Sunday, September 07, 2014

A Dangerous New Dish

Bibimbop Brugmansia *

* Do NOT try this at home.

Edible flowers can make for a beautiful garnish on salads and trendy Brooklyn cocktails, but these decorative flourishes can be a disaster for the oblivious amateur. An unusual case report in BMC Research Notes summarizes what happens when you sprinkle toxic flower petals on your bibimbop (Kim et al., 2014).

A 64 year old Korean woman came to the emergency room with incoherent speech and fluctuations in attention, orientation and comprehension. She had called her daughter for help but couldn't remember why. (Hint: that's because she ingested flowers containing scopolamine and atropine, two potent anticholinergic compounds that can cause amnesia).

In contrast to these alterations in her mental state, she did not show dilated pupils, dry mouth, increased heart rate, or other changes to the autonomic nervous system typically observed with anticholinergics [which seems odd to me]. After 10 hours had elapsed, she became fully conscious and remembered that she had added a few flowers to her bowl of bibimbop, a traditional Korean dish. Twenty-four hours later, her memory for the entire episode was hazy.

Angel's Trumpet (Brugmansia), a popular ornamental shrub, has a long history in ethnobotany and toxicology as a deliriant, differentiated from the psychedelic and dissociative hallucinogens. There are numerous case reports of presumed Angel's Trumpet poisoning in the literature. A 2003 review reported on 33 patients, 31 of whom deliberately consumed a brewed tea (Isbister et al., 2003). Dilation of the pupils (mydriasis) was seen in 100% of the patients, which is why it's odd that Kim et al. did not observe this.

In fact, one paper reported on accidental unilateral mydriasis in a 11 year old girl who touched “a nice pink flower, similar to a trumpet” and then rubbed her eye (Andreola et al., 2008).

But the most infamous case of deliberate Angel's Trumpet abuse is the young man who severed his own penis and tongue after drinking a tea, “illustrating that consuming this beautiful flower with the name of an angel and the poison of the devil can be very dangerous” (Marneros et al., 2006).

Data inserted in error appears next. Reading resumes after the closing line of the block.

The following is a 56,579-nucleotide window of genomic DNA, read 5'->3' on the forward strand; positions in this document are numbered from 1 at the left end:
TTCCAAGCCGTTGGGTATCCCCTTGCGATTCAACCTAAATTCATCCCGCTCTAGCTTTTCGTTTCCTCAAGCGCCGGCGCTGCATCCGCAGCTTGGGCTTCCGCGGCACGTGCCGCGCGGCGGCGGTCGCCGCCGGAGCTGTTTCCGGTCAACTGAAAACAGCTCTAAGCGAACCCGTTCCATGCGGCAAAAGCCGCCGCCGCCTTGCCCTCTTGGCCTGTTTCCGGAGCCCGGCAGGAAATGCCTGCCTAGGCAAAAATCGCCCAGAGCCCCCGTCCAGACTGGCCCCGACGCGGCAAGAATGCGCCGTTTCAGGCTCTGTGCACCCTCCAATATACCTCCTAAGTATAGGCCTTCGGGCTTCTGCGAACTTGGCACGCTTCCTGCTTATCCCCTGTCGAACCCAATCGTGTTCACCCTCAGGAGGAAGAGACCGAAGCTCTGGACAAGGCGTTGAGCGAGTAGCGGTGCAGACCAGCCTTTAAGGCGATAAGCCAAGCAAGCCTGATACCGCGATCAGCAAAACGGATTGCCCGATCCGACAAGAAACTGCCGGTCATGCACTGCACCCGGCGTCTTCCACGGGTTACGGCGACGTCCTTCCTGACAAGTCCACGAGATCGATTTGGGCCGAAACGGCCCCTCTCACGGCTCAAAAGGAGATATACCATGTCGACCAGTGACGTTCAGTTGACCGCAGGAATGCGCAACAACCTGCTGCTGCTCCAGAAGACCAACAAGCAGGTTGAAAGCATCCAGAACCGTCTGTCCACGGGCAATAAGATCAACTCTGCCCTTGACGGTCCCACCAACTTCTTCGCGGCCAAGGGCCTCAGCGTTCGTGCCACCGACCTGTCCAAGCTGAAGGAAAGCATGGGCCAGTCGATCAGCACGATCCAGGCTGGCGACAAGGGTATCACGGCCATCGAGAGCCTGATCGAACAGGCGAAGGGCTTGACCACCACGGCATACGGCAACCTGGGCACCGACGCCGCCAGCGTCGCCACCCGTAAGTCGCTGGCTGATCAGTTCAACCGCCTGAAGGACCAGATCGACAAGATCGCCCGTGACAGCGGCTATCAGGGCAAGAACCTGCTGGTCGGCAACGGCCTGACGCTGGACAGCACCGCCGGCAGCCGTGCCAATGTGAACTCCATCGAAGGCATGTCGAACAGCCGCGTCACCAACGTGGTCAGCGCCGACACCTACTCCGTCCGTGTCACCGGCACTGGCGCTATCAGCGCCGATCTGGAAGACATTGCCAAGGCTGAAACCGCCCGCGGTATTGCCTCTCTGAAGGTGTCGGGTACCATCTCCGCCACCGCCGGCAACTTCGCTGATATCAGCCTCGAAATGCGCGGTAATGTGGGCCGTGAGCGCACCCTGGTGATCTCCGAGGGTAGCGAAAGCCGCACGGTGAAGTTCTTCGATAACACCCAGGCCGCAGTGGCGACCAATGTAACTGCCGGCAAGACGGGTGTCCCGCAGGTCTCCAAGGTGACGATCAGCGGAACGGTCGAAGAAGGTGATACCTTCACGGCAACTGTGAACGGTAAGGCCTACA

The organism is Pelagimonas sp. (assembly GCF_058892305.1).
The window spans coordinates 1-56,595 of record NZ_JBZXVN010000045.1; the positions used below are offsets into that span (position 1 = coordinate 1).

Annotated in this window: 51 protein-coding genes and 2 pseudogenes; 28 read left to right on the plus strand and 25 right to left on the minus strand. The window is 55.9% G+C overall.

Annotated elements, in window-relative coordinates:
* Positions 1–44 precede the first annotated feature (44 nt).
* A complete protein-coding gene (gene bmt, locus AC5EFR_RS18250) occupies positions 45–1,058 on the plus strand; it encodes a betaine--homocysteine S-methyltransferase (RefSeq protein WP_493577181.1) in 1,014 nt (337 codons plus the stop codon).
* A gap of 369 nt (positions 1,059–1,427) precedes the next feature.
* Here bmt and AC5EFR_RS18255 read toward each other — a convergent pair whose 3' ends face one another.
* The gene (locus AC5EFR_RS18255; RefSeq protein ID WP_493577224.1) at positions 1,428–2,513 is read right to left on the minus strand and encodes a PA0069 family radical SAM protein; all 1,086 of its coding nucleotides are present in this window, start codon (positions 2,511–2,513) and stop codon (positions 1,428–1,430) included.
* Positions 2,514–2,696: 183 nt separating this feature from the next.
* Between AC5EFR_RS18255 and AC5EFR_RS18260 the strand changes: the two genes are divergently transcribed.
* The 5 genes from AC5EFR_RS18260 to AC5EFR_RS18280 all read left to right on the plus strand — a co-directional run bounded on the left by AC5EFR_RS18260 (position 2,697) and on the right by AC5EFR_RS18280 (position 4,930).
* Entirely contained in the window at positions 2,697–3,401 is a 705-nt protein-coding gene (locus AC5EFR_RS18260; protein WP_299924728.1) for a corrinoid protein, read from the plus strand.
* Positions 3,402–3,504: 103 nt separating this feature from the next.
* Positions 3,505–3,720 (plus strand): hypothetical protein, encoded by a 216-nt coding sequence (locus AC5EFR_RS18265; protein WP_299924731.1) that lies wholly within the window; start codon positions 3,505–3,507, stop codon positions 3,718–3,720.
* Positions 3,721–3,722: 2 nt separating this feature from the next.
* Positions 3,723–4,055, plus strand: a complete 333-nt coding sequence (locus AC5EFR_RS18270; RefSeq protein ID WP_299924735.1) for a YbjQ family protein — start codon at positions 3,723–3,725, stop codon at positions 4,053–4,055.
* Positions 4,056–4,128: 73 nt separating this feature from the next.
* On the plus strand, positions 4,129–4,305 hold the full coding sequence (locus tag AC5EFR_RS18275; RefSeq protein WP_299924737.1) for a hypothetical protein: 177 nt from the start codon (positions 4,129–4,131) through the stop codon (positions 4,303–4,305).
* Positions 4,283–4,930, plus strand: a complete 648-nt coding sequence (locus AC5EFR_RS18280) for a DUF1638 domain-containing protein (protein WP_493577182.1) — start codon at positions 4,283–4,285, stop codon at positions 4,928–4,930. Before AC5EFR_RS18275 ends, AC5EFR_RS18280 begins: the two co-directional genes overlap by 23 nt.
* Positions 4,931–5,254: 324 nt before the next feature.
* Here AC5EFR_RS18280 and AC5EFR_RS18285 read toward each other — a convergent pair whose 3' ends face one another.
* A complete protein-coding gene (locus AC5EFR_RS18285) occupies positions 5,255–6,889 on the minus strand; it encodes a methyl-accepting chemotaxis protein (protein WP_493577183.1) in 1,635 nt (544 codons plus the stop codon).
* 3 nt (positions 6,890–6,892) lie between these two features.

Scopolamine blocks M1 muscarinic acetylcholine receptors that are prominently distributed in the cerebral cortex, amygdala, and hippocampus. The septo-hippocampal cholinergic system plays an important role in learning and memory, accounting for the oft-observed amnesia.

Brugmansia was (and is) used by Native groups in South America for religious ceremonies. According to Lockwood (1979), the Jivaro in eastern Ecuador used Brugmansia in a boyhood rite of passage. The adults understood the potential danger of the delirious and hallucinatory state and closely supervised the child:
When a Jivaro reaches the age of six he seeks an arutam wakani, an acquired soul. ... To acquire an arutam soul, the boy, usually accompanied by his father, makes a pilgrimage to a sacred waterfall where he bathes, fasts, and drinks infusions of fresh tobacco water. If no vision or apparition appears, recourse may be to drink maikua, the juice of Brugmansia...
. . .

The arutam seeker is watched over by men not taking the maikua, in order to protect him from accidents or self-inflicted harm that might occur during the initial violent stages when the drug is taking effect. If the boy is fortunate, the arutam will appear to him, usually in the form of a pair of large creatures, often animals such as jaguars or anacondas.

In more recent times, the street drug 'burundanga' has been used by criminals to incapacitate potential victims, as Vaughan Bell has explained.